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The gift of Verizon


Yesterday, the Honourable James Moore, Minister of Industry, posted on his website that the Harper government “will continue to stay the course by ensuring Canadians benefit from a competitive telecommunications industry.” The post signals that the government appears to have ignored the serious concerns raised by a broad range of voices. Rather, the government seems intent on following through on its misguided attempt to rig the rules as much as possible to entice a massive foreign telecom carrier to enter the Canadian market despite the very real damage this will cause Canada.

All speculation suggests that our government’s carrier of choice is Verizon. As the second-largest telecommunications company in the U.S., Verizon has a market value of approximately $140 billion – nearly twice that of TELUS, BCE and Rogers combined, and 99 million wireless customers – almost four times as many as Canada’s three national competitors.

The government claims that their policies will protect consumers and result in lower prices for Canadian families. However, Dvai Ghose, head of research at Canaccord Genuity believes the government has taken a populist approach to the wireless file and its policies may backfire if Verizon enters the market and only competes in already competitive urban centres, as it has indicated it would.

If Mr. Harper and Mr. Moore are intent on rolling out the red carpet to welcome Verizon to Canada, they should be careful what they wish for – there could be dire, yet foreseeable, consequences that are not in the best interest of Canadians.

Consequence one: wireless prices go up, not down

As noted in a Globe and Mail article, Verizon’s entry into the Canadian market could be as a “white knight” – as the government hopes, or as a “Trojan horse” – a possibility that the government and our industry’s critics neglect to talk about.

Verizon is not a discount brand. In fact, their American customers pay prices that are higher than what TELUS customers pay.

For customers who want a top-tier smartphone (like an iPhone 5 or Samsung Galaxy S4), Verizon’s minimum monthly spend is $80 (U.S.), while TELUS’ is $70 (CAN) for a comparable plan. For a plan that includes unlimited nationwide talk and text plus 1 GB of data – the most popular option with our customers – Verizon customers pay $90 while TELUS customers pay $85. Even before prices are adjusted for exchange rates, TELUS’ customers are already paying lower prices than Verizon’s.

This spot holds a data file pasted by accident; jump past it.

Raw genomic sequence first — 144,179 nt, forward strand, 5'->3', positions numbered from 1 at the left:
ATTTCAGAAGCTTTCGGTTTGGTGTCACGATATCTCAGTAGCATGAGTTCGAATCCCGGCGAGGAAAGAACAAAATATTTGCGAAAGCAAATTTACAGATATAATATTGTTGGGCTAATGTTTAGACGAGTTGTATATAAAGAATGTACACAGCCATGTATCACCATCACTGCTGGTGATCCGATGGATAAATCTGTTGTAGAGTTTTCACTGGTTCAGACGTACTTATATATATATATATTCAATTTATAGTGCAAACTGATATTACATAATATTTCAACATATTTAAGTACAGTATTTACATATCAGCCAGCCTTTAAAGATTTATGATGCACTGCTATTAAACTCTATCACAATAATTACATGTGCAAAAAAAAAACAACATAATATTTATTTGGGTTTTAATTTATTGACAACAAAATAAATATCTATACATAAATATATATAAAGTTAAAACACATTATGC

For those who have been misled into believing that Canadians pay the highest wireless prices in the world and want to verify this for themselves, go online and take a look at Verizon’s Share Everything plans and compare them with our new SharePlus plans.

For customers (and politicians) who think that Verizon is going to cross the border and slash prices, think again. Verizon is not in the business of losing money. CBC reported this week that Verizon is unlikely to lower prices, noting that the “U.S. giant is a premium carrier, not a low-cost competitor.”

If Verizon enters the Canadian market, it will still have analyst expectations to meet, investors to answer to, and brand value to protect. Its actions will be driven by profitability, revenue growth and return on investment – not becoming Canada’s national discount brand.

Consequence two: Canada’s regional carriers become uncompetitive

One fact that often gets overlooked in debates about Canada’s wireless industry is that in half of Canadian provinces there is already a well-established fourth carrier. These are not fledgling start-ups; SaskTel, MTS, Videotron and Eastlink are well-established regional carriers with cutting-edge networks, the ability to compete with bundled wireless and wireline services, and reputations for excellent customer service.

If the government proceeds with the current 700 MHz auction rules, these smaller Canadian companies stand a good chance of being shut out of the next generation of wireless services. Verizon – which interestingly has publically stated that it opposes special rules for well-funded bidders in their home market – would be treated as a “new entrant” and therefore could bid against Canada’s three incumbent national carriers for three blocks of spectrum, and against real new entrants and regional carriers for the remaining block. The auction would become a battle of the deepest pockets with Verizon easily outbidding all new entrants and regional carriers for as much of the enormously important 700 MHz spectrum it can get, along with potentially shutting out one of the national carriers. As the National Post reported, “If Verizon participates in the auction for spectrum in the 700-megahertz frequency band, as a new entrant it will be permitted to bid on up to two out of four blocks of the radio waves, while the incumbents will be limited to just one block. In Quebec or other provinces where a fourth player already exists, the regional player could get squeezed out entirely.“